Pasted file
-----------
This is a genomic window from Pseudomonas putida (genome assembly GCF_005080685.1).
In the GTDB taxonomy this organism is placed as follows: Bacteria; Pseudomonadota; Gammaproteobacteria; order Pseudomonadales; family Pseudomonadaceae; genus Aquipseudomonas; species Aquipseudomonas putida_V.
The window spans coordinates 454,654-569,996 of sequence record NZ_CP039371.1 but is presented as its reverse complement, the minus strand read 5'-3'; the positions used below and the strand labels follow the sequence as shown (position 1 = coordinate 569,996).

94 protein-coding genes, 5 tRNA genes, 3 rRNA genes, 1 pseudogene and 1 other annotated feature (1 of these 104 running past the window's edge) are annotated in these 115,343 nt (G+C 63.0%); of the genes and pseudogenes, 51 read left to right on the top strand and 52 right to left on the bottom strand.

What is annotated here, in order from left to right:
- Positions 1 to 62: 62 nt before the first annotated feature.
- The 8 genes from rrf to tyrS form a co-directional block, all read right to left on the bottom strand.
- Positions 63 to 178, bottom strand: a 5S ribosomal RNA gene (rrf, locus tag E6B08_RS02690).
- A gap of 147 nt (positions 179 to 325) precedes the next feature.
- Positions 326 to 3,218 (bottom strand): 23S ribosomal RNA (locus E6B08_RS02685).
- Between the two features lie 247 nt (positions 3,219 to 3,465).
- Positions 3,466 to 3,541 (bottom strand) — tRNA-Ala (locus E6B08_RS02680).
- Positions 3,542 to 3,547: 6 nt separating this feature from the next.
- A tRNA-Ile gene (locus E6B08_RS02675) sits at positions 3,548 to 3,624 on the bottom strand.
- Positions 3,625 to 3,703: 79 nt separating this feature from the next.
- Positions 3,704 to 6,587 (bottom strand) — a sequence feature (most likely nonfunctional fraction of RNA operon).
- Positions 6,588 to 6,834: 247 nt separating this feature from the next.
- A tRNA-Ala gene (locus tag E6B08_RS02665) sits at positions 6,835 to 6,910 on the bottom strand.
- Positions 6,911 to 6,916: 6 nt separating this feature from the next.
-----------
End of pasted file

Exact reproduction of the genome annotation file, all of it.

This is a genomic window from Pseudomonas putida (genome assembly GCF_005080685.1).
In the GTDB taxonomy this organism is placed as follows: Bacteria; Pseudomonadota; Gammaproteobacteria; order Pseudomonadales; family Pseudomonadaceae; genus Aquipseudomonas; species Aquipseudomonas putida_V.
The window spans coordinates 454,654-569,996 of sequence record NZ_CP039371.1 but is presented as its reverse complement, the minus strand read 5'-3'; the positions used below and the strand labels follow the sequence as shown (position 1 = coordinate 569,996).

94 protein-coding genes, 5 tRNA genes, 3 rRNA genes, 1 pseudogene and 1 other annotated feature (1 of these 104 running past the window's edge) are annotated in these 115,343 nt (G+C 63.0%); of the genes and pseudogenes, 51 read left to right on the top strand and 52 right to left on the bottom strand.

What is annotated here, in order from left to right:
- Positions 1 to 62: 62 nt before the first annotated feature.
- The 8 genes from rrf to tyrS form a co-directional block, all read right to left on the bottom strand.
- Positions 63 to 178, bottom strand: a 5S ribosomal RNA gene (rrf, locus tag E6B08_RS02690).
- A gap of 147 nt (positions 179 to 325) precedes the next feature.
- Positions 326 to 3,218 (bottom strand): 23S ribosomal RNA (locus E6B08_RS02685).
- Between the two features lie 247 nt (positions 3,219 to 3,465).
- Positions 3,466 to 3,541 (bottom strand) — tRNA-Ala (locus E6B08_RS02680).
- Positions 3,542 to 3,547: 6 nt separating this feature from the next.
- A tRNA-Ile gene (locus E6B08_RS02675) sits at positions 3,548 to 3,624 on the bottom strand.
- Positions 3,625 to 3,703: 79 nt separating this feature from the next.
- Positions 3,704 to 6,587 (bottom strand) — a sequence feature (most likely nonfunctional fraction of RNA operon).
- Positions 6,588 to 6,834: 247 nt separating this feature from the next.
- A tRNA-Ala gene (locus tag E6B08_RS02665) sits at positions 6,835 to 6,910 on the bottom strand.
- Positions 6,911 to 6,916: 6 nt separating this feature from the next.